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Is Huntington’s disease twice as common as we thought?

In an article in the medical journal The Lancet, Sir Michael Rawlins claims that traditional estimates of how common Huntington’s disease is, might be dramatic underestimates. Why might this be, and what does it mean for the HD community and the search for effective treatments?

Twice as common?

Scientists and statisticians use the word ‘prevalence’ to describe how many people there are with a particular disease at a given time.

For a long time, the prevalence of ‘symptomatic’ HD has been quoted as 4 -10 per 100,000. That means that in England and Wales, for example, where the combined population is 53 million, there should be between 2,120 and 5,300 people with HD.

But Rawlins reveals figures from the Huntington’s Disease Association of England and Wales (HDA) showing that they provide care for precisely 6,702 people with symptoms of HD. Even if that were all the patients in England and Wales, it still translates to a prevalence of 12.4 per 100,000 – higher than the upper limit of the previously accepted range.

In reality, it’s likely that even this new, higher figure is an underestimate. There are areas that aren’t covered by the HDA’s services, and lots of people with HD who have never been referred to the HDA.

What’s more, there is every reason to believe that these underestimates have occurred throughout the world, not just in the United Kingdom.

Why are the old figures wrong?

The traditional prevalence figures are wrong, Rawlins suggests, for a number of reasons.

First, most of the studies that led to the figures were done a long time ago, most before the genetic test for HD became available in 1993. In those days there was often uncertainty or a delay in reaching a definite diagnosis. Nowadays the genetic test often enables doctors to make a diagnosis of HD earlier, and in people with unusual forms of the disease that would previously have been missed.

Second, and perhaps more importantly, is the stigma that has long surrounded Huntington’s disease. Many HD family members will be familiar with stories of relatives whose illness was not to be discussed, or who were sent to psychiatric institutions and never spoken of again. Many patients receiving a diagnosis of HD have kept it secret from relatives, doctors and insurers, or prevented HD from being mentioned as an official cause of death.

There are many reasons, of course, why such secrecy surrounded HD, but over the years it has contributed to a stigma that has prevented one of the most important basic tasks facing HD researchers – counting the number of people affected by HD – from being possible.

If accurate figures are to be reached, urgent new research is needed with new methods capable of overcoming some of these problems. This won’t be easy but Rawlins is working with expert statisticians and HD clinicians to set up such a study.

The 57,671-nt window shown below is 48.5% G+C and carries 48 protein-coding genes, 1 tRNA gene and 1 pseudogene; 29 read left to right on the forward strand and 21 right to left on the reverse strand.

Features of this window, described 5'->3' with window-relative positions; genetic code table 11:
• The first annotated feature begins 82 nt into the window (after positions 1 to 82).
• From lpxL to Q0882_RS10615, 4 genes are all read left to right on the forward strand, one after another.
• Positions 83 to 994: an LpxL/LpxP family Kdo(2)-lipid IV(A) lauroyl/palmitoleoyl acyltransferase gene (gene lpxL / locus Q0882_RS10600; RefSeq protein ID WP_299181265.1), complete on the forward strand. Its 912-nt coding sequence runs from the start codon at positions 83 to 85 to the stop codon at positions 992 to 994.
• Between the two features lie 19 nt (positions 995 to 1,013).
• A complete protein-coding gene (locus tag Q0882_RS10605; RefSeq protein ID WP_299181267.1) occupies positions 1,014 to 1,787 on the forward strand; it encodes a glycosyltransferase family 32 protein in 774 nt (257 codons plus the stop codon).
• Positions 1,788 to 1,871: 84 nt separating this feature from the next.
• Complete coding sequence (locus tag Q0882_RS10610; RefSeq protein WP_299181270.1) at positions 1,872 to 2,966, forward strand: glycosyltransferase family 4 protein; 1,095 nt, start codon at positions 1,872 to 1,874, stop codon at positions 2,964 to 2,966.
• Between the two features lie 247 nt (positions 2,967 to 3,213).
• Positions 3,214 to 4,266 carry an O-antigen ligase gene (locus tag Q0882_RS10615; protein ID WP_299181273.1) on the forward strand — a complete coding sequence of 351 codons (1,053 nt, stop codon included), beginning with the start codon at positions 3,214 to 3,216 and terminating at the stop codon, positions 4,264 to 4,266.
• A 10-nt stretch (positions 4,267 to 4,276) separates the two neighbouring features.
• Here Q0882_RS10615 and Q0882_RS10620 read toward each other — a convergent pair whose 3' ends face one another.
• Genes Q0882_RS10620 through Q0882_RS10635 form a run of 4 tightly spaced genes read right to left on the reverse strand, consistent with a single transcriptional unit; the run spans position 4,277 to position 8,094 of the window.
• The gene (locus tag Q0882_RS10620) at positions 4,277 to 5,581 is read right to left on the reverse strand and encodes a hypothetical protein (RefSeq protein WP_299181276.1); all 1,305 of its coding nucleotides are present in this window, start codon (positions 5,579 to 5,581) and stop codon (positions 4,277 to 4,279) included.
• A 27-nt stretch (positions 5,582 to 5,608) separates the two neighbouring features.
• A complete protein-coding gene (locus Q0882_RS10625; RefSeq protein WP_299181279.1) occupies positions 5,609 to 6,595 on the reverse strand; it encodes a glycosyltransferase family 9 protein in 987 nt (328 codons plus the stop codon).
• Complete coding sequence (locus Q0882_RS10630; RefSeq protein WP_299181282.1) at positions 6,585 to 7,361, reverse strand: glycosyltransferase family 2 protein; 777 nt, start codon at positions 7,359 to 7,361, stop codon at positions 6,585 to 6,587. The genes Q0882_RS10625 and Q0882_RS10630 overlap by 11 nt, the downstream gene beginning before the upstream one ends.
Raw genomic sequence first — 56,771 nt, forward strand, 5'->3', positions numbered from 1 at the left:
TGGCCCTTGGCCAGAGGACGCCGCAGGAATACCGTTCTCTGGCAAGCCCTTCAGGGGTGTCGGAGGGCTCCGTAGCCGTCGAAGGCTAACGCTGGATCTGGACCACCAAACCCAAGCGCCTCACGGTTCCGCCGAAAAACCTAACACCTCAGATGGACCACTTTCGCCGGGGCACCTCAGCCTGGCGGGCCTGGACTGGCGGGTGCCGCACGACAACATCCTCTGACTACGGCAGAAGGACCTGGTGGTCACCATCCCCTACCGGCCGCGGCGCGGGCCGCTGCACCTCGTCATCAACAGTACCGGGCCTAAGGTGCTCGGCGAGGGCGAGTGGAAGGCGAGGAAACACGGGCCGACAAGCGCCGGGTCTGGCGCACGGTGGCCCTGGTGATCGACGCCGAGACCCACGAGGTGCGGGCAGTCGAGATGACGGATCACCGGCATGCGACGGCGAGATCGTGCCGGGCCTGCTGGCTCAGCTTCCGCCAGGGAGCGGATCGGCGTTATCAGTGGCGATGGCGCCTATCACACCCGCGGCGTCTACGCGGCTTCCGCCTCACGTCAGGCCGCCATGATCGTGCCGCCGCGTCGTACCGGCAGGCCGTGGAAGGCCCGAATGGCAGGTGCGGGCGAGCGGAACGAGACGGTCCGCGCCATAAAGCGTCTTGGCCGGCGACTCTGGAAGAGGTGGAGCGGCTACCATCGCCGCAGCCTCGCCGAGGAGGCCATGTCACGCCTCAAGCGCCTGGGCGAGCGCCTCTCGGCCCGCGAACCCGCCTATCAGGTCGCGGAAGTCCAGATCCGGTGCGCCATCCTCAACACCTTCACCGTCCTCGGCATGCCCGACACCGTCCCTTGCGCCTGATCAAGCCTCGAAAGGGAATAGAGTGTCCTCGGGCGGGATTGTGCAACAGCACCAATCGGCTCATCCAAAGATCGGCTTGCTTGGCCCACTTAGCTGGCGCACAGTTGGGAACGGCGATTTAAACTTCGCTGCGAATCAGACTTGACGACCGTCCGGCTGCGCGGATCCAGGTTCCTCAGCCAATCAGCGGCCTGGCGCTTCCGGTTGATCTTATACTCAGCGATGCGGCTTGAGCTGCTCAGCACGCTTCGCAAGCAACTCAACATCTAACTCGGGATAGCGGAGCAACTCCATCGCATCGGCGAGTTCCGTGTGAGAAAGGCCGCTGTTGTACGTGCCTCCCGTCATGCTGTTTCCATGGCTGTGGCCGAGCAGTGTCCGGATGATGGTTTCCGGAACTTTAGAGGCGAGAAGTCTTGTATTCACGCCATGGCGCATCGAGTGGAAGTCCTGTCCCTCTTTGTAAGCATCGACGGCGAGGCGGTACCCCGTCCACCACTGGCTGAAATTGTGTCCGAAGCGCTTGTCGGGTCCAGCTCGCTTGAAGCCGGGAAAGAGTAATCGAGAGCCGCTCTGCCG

Rawlins' article triggered a number of responses in the scientific literature. A group of Australian researchers led by Clement Loy, pointed out another possible reason for the underestimate: the ‘baby boomer’ population surge, means that right now there are more people than before in their 50s and 60s, a time of life HD often becomes apparent.

Patrick Morrison from Belfast, who helped to produce some of the original prevalence figures, pointed out that, thanks to improvements in symptom control and clinical care, HD patients are living longer than they used to, which has probably contributed to the increase in prevalence. His analysis of more recent data suggests a prevalence in the UK of 14-16 per 100,000 – about twice the current figures, as Rawlins suspected.

Why does prevalence matter?

This article, and the more accurate numbers that will hopefully stem from it, matters because prevalence figures are among the things used by governments, health care organisations, and research funding bodies, in deciding how much to spend on different conditions. If the prevalence of HD is much higher than previously thought, it is likely that these organisations have been devoting less money to HD than ought to have received.

But as Rawlins points out, HD does not just affect those with symptoms. It’s estimated that for every person with symptoms of HD, there are 5 more at risk – not to mention all those with no genetic risk – friends, partners, wives, husbands and those who’ve had a negative genetic test. If the prevalence of HD is higher than thought, there are a lot more of those people, too.

A call to action

The timing of the article coincided with the launch of an All-Party Parliamentary Group on HD – a group of UK politicians, advised by HD experts, who are pledged to eradicate stigma and promote HD research and care. The launch was accompanied by a mass-rally at the Houses of Parliament of HD family members under the banner “‘Hidden no more’”:http://hiddennomore.co.uk – reflecting a new desire in the HD community to work together to remove the stigma of HD – beginning with being accurately counted.

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